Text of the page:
Thursday, March 28, 2019

The SAT and Me

I didn't really have strong feelings about this test one way or another until yesterday, when it took up almost all of my time. I was scheduled to proctor between 8 and 10. I went to the library, where they told me I'd be testing one student who needed to be read to. We went up to a room where envelopes were being distributed and stood around for a while. One by one, kids were matched to teachers, who walked away to do whatever it was they were going to do.

In the end, a bunch of colleagues and I were still standing there. We were sent down to a reserve room, where we sat around for two hours in case someone had to go to the bathroom. As far as I recall, the only person who did was me. Then we were released, and I focused on other things for a while. I don't recall what they were, because an hour or so later the complaints started coming in.

It turns out that, somehow, no one bothered relieving a whole lot of people who were on the 8-10 shift. People found me and said their friends were sitting for a whole lot of time beyond when they were supposed to be relieved. I ran around and couldn't find administrators who could help. I relieved several teachers myself, who said things like, "Do I need to come back?" I said no, you've already done more than you were supposed to.

Somehow I got relieved more quickly than my colleagues. I filed a grievance, but the very best that can do is prevent another fiasco next time, if there is a next time A real grievance process would allow you to go back in time and correct the issues before they happened. (I may bring that up at the next Executive Board meeting.)

You are, under the UFT Collective Bargaining Agreement, allowed to be programmed for up to three consecutive classes, or four consecutive activities. So you may, for example, have three classes and a tutoring period in a row. But you can't be given another assignment directly after that. I'm not sure whether proctoring is considered a class or not. You are, after all, in a classroom and supervising students. Regardless, you shouldn't have to do anything for over four hours without a break. (Surely DOE legal will disagree, and insist teachers should work 200 hours a day, but they get paid to spout baseless nonsense. In many ways, it certainly beats working for a living.)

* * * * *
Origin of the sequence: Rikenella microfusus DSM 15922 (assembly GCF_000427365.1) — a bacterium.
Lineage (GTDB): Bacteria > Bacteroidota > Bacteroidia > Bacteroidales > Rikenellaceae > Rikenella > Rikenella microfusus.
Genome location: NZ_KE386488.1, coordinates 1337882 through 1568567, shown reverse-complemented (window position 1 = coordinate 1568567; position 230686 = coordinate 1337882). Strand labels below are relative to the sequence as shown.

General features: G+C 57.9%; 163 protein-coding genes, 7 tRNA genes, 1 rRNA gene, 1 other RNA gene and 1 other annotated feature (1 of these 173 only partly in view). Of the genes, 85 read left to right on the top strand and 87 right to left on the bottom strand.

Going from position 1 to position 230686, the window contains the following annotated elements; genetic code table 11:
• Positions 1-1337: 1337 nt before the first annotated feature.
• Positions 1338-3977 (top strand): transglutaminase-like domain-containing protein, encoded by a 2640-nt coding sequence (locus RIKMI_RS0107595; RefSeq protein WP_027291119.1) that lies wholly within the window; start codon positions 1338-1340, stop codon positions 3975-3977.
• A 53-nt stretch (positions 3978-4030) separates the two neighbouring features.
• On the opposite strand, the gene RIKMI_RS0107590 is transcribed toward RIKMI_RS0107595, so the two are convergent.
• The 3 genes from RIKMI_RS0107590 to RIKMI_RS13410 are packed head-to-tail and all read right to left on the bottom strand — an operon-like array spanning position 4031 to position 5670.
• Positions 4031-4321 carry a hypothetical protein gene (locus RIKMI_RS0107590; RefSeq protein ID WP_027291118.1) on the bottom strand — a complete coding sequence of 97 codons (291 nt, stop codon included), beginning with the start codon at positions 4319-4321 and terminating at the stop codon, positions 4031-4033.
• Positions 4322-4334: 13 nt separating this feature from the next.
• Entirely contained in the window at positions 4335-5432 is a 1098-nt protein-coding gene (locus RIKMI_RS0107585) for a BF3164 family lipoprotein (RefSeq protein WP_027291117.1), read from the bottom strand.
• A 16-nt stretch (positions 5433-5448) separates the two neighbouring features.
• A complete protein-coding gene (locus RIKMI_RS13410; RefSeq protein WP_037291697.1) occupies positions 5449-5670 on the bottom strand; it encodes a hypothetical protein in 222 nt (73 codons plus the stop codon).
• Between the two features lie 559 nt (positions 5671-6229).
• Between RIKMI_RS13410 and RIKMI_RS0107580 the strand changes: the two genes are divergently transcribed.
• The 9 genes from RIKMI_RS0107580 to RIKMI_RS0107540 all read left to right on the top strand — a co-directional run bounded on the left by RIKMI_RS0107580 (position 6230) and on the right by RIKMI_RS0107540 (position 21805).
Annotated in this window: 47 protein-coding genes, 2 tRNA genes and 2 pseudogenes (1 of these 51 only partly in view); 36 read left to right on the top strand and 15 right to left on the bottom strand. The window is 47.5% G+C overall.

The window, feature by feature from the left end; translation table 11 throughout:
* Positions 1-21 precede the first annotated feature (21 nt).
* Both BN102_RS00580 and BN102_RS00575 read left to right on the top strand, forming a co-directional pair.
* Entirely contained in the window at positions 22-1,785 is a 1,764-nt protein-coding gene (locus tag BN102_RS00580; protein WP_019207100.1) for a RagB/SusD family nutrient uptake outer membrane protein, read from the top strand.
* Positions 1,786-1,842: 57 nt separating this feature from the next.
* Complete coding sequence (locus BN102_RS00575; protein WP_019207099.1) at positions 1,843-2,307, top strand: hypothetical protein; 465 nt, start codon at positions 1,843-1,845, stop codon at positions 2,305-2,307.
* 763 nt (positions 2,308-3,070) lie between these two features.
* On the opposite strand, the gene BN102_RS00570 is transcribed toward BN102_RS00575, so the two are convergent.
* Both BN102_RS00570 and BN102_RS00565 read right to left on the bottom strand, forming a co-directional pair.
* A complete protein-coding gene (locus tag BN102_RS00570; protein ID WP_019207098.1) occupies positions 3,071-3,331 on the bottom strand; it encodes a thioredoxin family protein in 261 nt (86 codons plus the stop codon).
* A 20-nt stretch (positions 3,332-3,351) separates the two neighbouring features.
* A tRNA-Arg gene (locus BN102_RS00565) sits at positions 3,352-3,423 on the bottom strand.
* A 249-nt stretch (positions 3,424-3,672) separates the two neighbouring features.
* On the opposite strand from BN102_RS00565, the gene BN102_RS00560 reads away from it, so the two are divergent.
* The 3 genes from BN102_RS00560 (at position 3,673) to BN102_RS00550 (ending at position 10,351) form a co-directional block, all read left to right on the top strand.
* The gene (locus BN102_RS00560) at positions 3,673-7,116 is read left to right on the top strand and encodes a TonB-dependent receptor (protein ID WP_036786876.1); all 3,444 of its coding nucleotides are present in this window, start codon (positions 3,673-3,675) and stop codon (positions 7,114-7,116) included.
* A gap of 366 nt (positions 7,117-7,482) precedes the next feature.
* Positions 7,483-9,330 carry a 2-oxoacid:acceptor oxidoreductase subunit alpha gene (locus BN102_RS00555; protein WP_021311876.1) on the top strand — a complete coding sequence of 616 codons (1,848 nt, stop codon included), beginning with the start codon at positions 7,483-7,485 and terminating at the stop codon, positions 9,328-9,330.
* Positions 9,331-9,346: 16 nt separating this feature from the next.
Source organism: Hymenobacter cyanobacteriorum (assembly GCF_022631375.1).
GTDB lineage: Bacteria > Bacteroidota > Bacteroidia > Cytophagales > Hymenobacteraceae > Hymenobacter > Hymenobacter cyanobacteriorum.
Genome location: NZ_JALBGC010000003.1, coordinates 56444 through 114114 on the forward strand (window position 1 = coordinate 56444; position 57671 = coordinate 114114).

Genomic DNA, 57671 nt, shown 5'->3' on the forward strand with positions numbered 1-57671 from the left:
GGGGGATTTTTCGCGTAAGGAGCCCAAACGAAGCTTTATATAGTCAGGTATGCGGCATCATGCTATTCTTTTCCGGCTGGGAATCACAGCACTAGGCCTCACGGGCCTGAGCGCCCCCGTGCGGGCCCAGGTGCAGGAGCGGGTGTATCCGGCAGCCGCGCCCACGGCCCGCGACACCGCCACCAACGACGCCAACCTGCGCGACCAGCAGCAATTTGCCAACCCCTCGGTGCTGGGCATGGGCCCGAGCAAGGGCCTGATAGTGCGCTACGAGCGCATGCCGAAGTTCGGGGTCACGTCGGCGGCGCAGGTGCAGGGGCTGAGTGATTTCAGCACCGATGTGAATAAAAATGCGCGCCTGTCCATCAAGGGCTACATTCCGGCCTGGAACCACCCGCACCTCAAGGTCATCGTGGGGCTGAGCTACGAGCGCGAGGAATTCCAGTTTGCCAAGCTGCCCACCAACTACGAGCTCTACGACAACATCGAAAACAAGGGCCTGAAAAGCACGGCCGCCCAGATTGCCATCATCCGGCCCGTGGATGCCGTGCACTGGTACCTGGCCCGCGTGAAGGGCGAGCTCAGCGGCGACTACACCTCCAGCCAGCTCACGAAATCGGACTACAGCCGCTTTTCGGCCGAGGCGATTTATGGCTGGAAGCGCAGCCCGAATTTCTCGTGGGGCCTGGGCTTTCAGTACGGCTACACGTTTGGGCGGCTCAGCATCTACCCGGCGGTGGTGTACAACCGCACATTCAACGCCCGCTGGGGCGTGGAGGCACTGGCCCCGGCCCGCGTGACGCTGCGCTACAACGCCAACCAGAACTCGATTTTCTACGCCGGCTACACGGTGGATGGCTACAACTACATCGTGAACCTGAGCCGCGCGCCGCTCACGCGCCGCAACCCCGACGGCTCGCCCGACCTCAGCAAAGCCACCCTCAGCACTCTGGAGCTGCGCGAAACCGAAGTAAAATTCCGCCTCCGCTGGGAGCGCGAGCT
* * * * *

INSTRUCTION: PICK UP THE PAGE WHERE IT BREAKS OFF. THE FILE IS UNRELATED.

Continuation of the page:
Then there are these special needs kids, the ones who get time and a half and are read to. I was reading math problems to one. He asked me if I could explain them. That would be problematic, what with it being a test and everything. I told him the truth, which was that I didn't understand the questions either. The best I could do was read them. I was pretty happy I wasn't taking the test. I do recall that when I took the SAT, a million years ago when dinosaurs roamed the earth, that I did much better on the English section than on the math.

I later met up with the teacher who I'd relieved.  She told me the student had been asking for food. Teenagers tend to get hungry at times. He asked her if she knew whether anyone was bringing anything. She told him she didn't know. I know, though, that no one did. She also told me that he finished one part before time, and well before time-and-a-half. When that happened, she and the student had to sit there like scarecrows waiting for the time she marked in the book. NO, you may NOT go ahead, even if you're the only student in the classroom.

I don't really know whether the student understood that part or not, because at some point in the math, he told me he was just guessing the answers and had no idea what they were. That was really disturbing to me. This young man has to sit here for six hours, hungry and miserable. He's taking a test he doesn't understand, and being made to sit for, I don't know, six hours of absolute tedium. To me, this seemed not only idiotic, but outright cruel.

Of course, I'm not one of the geniuses who designs this test. I'm also not one of the geniuses who decided every high school student in NY City should take it. I don't know this young man. He seemed perfectly lucid to me. Were I in his place, I'd likely have the same questions and frustrations he did. I certainly don't know math any better than he does. Nonetheless, I think it's worse somehow to deprive teenagers of food. I eat breakfast in the morning. Lots of teenagers find that uncool, even thought they surely need the calories more than I do.

I don't believe the SAT can magically determine who does and does not belong in college. I don't believe knowing or not knowing a bunch of mathematical terms demonstrates your college readiness or lack thereof. Regardless, I would never, ever put that kid through what he went through. Then I think about another few dozen kids who, likely as not, are doing the same. It's pretty terrible.

That's nonsense. Plenty of municipalities with real school boards, as opposed to our fake one, manage to deliver the SAT to students. Maybe, if this mayor really wanted to change things, he could deliver tests to those who ought to take them. Maybe he could examine all the other crappy tests our kids are required to take and say, "Hey, what the hell is this all about?"

If Bill de Blasio really had mayoral control, he'd be able to tell Eva Moskowitz and her test-prep till you pee your pants to take a long walk of a short Hudson Pier. Instead, she's paying herself over half a million a year, courtesy of NYC taxpayers.

I don't want any student to miss out on college. But I don't want students wasting their time on excruciating, pointless activities either. Maybe that's why I'm a teacher instead of a politician.
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